George Karl, as it turns out, isn’t as furious as his book suggests.
Karl dropped by CBS Sports Radio on Thursday to issue a mea culpa to the people he offended in “Furious George: My Forty Years Surviving NBA Divas, Clueless GMs, and Poor Shot Selection.”
Many critics have gravitated toward the comments Karl made about Carmelo Anthony and Kenyon Martin growing up without fathers.
“I think I’ve apologized numerous times,” Karl said on Gio and Jones. “I wrote that poorly, and I wish I would have gone into more detail on what I was trying to explain. As a coach, we’re always looking how to get a player motivated, how we can lift them up, how we can energize them. I just felt the frustration of how to motivate a guy, at times. We couldn’t find who was giving them the guidance, the support. I’m just amazed (that) we’re giving 19-year-old kids millions of dollars at a very young age and asking them to try to figure out their life. It’s like sending your kid to college and giving them a million-dollar budget. There’s going to be nightmares, there’s going to be problems, there’s going to be frustrations with your career, there’s going to be frustrations with your teammates, there’s going to be frustrations with your coach-player relationship. How you get them through this in a positive, professional, growing way is a challenge of the coaching staff. But I do think I said it poorly in the book. I’m sorry that it created a stir, and I never meant anything personally. But I know they took it pretty seriously, and I’m sorry about that.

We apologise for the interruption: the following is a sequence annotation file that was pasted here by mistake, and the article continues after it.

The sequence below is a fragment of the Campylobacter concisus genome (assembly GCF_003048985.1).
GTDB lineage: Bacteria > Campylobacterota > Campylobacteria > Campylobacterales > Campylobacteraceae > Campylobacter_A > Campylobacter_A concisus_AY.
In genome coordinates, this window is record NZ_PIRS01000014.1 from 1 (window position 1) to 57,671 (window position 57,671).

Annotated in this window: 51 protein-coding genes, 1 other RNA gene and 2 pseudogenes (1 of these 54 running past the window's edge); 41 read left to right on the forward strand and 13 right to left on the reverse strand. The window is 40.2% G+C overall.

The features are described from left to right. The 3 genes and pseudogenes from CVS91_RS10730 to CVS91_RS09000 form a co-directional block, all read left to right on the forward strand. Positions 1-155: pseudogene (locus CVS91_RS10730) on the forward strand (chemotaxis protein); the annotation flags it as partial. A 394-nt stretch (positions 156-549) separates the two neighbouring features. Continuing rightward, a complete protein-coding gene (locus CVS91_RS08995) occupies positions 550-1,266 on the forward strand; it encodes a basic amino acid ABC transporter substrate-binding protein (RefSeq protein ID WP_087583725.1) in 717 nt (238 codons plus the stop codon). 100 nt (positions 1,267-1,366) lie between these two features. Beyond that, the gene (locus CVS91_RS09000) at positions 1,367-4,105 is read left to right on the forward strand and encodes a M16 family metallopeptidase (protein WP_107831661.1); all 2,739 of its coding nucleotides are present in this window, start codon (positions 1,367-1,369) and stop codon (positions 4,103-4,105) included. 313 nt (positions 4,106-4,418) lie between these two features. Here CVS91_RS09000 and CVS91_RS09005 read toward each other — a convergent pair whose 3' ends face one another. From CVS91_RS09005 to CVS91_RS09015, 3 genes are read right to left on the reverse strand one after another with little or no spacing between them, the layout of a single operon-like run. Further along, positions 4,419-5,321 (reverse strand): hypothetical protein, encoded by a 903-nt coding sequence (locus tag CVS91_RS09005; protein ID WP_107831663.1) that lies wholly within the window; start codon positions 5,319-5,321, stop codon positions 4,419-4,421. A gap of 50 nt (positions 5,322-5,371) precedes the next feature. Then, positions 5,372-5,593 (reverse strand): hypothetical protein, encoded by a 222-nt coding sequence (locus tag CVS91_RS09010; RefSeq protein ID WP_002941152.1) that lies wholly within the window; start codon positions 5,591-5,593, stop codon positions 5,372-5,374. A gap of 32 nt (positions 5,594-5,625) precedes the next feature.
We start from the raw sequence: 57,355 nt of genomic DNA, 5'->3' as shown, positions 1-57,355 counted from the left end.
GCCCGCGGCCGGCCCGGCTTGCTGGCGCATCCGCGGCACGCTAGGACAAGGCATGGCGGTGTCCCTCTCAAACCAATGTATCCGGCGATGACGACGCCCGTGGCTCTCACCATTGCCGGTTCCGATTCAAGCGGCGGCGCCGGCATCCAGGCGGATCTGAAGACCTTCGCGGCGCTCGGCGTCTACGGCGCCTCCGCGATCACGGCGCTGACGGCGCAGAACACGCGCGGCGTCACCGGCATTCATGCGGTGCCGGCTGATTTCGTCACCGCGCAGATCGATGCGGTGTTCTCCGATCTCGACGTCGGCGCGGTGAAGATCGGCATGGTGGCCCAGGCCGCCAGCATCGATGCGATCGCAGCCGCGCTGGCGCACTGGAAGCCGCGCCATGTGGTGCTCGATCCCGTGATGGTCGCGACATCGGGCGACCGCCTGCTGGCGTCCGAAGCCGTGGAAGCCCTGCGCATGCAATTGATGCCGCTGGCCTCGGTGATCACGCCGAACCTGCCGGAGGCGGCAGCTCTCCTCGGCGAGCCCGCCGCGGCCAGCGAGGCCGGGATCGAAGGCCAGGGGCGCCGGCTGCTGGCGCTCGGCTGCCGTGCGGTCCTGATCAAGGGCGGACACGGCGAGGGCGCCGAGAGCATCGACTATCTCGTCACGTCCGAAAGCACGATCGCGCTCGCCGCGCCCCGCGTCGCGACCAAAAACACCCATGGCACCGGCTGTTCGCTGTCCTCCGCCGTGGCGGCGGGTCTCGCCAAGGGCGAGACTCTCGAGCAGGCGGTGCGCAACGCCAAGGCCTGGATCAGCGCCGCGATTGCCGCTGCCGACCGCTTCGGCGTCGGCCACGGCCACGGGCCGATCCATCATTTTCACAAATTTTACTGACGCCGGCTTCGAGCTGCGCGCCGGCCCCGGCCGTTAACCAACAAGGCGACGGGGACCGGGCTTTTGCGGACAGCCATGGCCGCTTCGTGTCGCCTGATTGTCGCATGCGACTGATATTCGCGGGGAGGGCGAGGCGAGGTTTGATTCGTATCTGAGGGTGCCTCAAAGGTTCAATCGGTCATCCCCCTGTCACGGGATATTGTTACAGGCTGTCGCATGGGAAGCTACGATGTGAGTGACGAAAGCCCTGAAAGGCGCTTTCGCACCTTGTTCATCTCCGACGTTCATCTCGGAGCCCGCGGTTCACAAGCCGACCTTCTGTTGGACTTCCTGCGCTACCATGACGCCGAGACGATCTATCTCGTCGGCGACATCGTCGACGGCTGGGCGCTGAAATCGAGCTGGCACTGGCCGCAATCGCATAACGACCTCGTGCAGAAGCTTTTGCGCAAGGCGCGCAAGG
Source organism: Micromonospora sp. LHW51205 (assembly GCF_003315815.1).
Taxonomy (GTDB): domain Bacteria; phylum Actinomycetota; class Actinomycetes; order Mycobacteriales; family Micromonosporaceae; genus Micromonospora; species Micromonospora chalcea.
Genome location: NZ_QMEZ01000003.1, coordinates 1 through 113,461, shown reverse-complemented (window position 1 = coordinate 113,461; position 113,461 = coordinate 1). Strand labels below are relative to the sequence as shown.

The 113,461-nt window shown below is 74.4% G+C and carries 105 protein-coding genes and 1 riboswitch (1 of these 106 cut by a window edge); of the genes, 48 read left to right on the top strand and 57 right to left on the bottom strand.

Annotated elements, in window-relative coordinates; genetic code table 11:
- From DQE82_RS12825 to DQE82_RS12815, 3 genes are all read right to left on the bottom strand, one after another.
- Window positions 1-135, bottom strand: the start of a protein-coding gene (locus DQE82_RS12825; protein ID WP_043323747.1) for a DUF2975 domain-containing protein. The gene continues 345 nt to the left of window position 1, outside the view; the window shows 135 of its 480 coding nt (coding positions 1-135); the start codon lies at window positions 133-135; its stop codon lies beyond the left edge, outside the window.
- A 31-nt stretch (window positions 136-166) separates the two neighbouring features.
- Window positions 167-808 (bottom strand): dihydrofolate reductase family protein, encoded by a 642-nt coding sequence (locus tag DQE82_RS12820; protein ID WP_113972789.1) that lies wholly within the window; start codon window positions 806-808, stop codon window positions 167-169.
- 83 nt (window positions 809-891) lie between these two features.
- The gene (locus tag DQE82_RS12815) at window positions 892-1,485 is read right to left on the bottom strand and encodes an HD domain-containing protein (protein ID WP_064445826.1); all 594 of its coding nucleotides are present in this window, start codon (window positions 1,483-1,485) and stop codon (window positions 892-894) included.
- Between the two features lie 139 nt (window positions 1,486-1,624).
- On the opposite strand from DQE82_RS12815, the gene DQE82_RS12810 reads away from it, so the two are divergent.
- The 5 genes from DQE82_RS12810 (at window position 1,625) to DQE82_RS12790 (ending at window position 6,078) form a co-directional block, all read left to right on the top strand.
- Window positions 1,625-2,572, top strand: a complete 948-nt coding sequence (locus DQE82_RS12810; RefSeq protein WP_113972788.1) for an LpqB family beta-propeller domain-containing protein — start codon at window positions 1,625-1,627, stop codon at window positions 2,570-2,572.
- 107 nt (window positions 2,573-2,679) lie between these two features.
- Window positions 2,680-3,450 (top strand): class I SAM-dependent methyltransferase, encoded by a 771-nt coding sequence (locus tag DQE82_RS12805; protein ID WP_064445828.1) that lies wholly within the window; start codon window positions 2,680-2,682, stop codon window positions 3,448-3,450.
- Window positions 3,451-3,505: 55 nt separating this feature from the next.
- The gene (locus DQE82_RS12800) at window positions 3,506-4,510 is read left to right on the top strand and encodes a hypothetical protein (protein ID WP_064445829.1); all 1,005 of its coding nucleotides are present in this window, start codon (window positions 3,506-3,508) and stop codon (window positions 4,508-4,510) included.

“I think all the conversations in the book, we all had confrontations,” Karl continued. “Kenyon, Melo, J.R., we all had our run-ins. We had our disagreements. We had our frustrations with basketball. Did we talk a lot completely and clearly? Probably not. But in the same sense, the great thing about the NBA is you play everyday almost. You got to move on from what happened yesterday. You got to learn and move to what you’re doing tomorrow. You don’t have a week to prepare. You’ve got a marathon race going on here playing basketball games over 30 different cities in America.”
Karl also addressed his criticism of Damian Lillard, a player he has never coached. In December, Karl said that Lillard was “getting too much attention.”
Lillard, 26, is averaging 26.1 points, 6.0 assists and 4.9 rebounds this season, but Portland is 18-26.
“I don’t know what’s going on in Portland,” Karl said. “All I know is I thought they would have a better year. As a coach, when I don’t feel my team is in a good place, I usually pick on my point guard. I don’t know what’s going on, but that was my sociological, philosophical, psychological analysis.”
Overall, Karl regretted some of the things he said in his book.
“There are a lot of things that maybe I could have said better,” he said. “There’s no question about that. I’m not the greatest writer, and I might have said them poorly. But my whole thing is to stir a conversation and make the game better. I don’t want to be a negative influence on the game of basketball because it’s been so good to me.”